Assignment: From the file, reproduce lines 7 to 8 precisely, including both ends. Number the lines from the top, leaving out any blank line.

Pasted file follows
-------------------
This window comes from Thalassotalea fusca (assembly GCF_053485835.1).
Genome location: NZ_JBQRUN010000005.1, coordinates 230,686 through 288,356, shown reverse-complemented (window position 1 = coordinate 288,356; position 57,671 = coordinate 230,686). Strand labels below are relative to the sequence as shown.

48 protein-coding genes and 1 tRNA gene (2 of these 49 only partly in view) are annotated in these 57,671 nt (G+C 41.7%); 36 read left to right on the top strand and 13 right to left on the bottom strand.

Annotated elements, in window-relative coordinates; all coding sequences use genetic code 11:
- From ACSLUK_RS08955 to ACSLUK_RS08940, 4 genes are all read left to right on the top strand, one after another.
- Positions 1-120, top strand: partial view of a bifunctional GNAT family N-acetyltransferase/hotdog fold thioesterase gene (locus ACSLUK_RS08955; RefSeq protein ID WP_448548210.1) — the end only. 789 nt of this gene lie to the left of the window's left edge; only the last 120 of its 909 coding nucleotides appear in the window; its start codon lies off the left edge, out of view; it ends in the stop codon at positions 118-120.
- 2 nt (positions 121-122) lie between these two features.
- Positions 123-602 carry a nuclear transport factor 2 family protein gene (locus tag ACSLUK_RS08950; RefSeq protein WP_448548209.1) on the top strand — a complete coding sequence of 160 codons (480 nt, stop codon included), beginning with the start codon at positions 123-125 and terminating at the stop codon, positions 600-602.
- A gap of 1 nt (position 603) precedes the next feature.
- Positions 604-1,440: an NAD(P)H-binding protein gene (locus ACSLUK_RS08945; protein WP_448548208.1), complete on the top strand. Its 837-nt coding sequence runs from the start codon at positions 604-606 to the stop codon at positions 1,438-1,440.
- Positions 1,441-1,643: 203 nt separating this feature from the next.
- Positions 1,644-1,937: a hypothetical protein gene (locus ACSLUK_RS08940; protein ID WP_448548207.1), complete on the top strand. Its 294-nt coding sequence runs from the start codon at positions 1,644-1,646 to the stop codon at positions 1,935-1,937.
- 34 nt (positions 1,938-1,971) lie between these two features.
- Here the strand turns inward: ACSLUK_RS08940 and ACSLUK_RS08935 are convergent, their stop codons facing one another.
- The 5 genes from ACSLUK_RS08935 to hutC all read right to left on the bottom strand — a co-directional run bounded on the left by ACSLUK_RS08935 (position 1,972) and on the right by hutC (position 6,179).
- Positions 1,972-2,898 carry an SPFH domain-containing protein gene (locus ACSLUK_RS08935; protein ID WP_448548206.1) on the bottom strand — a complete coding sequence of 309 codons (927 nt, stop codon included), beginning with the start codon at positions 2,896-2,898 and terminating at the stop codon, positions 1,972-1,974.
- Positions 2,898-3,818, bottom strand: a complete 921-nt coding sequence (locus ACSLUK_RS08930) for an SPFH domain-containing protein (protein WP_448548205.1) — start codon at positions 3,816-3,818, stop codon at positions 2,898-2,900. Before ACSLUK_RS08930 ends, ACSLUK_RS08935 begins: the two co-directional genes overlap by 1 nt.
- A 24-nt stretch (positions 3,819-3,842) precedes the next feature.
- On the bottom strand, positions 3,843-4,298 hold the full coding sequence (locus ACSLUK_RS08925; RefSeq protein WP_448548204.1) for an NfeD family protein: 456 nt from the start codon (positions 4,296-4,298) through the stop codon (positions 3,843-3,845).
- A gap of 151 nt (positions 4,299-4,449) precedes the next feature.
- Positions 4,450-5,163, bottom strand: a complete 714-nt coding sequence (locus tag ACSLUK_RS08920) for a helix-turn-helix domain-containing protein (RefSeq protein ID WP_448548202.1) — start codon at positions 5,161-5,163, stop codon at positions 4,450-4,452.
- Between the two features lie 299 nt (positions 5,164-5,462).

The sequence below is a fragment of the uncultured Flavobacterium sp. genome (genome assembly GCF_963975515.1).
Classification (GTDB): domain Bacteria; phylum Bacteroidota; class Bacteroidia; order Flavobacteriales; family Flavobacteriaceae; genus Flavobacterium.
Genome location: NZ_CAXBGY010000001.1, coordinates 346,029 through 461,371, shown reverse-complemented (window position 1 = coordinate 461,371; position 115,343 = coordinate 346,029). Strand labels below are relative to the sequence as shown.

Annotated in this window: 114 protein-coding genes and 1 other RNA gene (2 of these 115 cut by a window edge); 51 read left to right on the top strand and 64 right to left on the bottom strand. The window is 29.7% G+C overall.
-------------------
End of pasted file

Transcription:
- 2 nt (positions 121-122) lie between these two features.
- Positions 123-602 carry a nuclear transport factor 2 family protein gene (locus tag ACSLUK_RS08950; RefSeq protein WP_448548209.1) on the top strand — a complete coding sequence of 160 codons (480 nt, stop codon included), beginning with the start codon at positions 123-125 and terminating at the stop codon, positions 600-602.